More contagious variants of COVID-19 that trigger strict lockdowns will likely remain a risk to our outlook for some time. However, there are several risks that are not pandemic specific. The recent increase in domestic inflation, if it continues to persist in 2022, could prompt more aggressive monetary tightening than we envision, taming demand more than we expect. Several factors could lead to this, for example, continued supply-side bottlenecks, weaker exchange rates, or the potential for electricity shortages in the case of Brazil. In the current environment of high joblessness, further bouts of social instability could directly disrupt activity and amplify policy uncertainty, with negative implications for investment.

Two risks come from abroad--one from the U.S. and one from China. There is a risk that U.S. policy normalization happens earlier than what is currently priced in the market. The resulting repricing could cause market volatility, including widening spreads and diminished market access for higher-risk borrowers, leading to asset price volatility and downward adjustments, with knock-on effects on growth. Finally, if recent financial troubles facing Chinese property market developer Evergrande become more widespread, this could also take a toll on Latin American activity. This could play out through three channels: first, by tightening credit conditions for Chinese companies that invest in infrastructure in Latin America; second, by having a negative impact on commodities, by reducing the outlook of Chinese investment on infrastructure, which relies heavily on industrial metals; and third, by increasing risk aversion toward emerging market assets.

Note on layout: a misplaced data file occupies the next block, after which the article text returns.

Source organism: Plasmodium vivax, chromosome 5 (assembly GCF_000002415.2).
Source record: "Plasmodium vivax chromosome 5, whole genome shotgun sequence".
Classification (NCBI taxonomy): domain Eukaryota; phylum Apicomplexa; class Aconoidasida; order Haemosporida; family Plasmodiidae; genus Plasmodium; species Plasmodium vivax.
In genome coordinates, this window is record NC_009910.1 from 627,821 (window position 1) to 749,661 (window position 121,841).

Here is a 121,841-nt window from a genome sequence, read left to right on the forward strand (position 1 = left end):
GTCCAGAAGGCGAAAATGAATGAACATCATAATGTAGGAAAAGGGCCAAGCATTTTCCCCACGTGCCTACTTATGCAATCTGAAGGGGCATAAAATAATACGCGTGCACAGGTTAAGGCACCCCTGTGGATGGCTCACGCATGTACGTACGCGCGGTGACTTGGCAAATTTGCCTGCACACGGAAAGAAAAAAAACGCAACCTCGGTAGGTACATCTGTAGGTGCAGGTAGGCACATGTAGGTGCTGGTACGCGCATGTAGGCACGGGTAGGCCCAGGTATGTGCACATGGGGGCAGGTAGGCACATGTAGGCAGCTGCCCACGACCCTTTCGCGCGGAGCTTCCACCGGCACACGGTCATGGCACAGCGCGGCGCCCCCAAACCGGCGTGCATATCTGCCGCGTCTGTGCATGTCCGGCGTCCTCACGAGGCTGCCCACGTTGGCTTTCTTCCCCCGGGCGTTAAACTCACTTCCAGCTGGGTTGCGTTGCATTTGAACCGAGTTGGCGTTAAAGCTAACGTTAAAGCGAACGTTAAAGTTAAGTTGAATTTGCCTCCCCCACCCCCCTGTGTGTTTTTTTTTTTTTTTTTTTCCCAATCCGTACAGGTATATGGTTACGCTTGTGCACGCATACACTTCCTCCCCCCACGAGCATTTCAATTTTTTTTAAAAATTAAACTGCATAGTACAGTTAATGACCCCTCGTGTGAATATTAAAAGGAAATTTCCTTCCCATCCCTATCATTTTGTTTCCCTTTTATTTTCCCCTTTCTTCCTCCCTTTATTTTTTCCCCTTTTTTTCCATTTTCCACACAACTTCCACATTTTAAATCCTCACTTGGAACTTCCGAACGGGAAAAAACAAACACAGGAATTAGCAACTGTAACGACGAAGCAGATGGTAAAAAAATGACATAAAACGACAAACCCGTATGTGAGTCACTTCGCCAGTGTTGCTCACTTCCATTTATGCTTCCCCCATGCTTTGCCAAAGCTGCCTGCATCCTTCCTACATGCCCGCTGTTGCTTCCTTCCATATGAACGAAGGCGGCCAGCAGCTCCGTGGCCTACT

Our GDP Forecasts

Argentina:   We increased our 2021 GDP forecast to 7.2% from 6.9%, but we kept our 2022 growth forecast unchanged at 2.1%. This implies the economy will be among the slowest to recover in the region from the COVID-19 downturn, returning to its pre-pandemic GDP level toward the end of 2022. Inflation is likely to stay close to 50% year over year through the rest of 2021 and into early 2022, driven by wage adjustment and high cost of imported goods. The exchange rate will remain under pressure, given the combination of lower foreign-exchange reserves and a heavy foreign-currency debt burden. A recent cabinet shuffle, amid apparent tensions within the ruling coalition headed by President Alberto Fernandez, increases policy uncertainty ahead of the Nov. 14 presidential election. This increases pressure to ease fiscal policy, which will likely mean the net fiscal drag will be large next year. Conversely, if fiscal policy remains expansionary, inflation will be higher, and depreciatory pressure on the currency will also increase.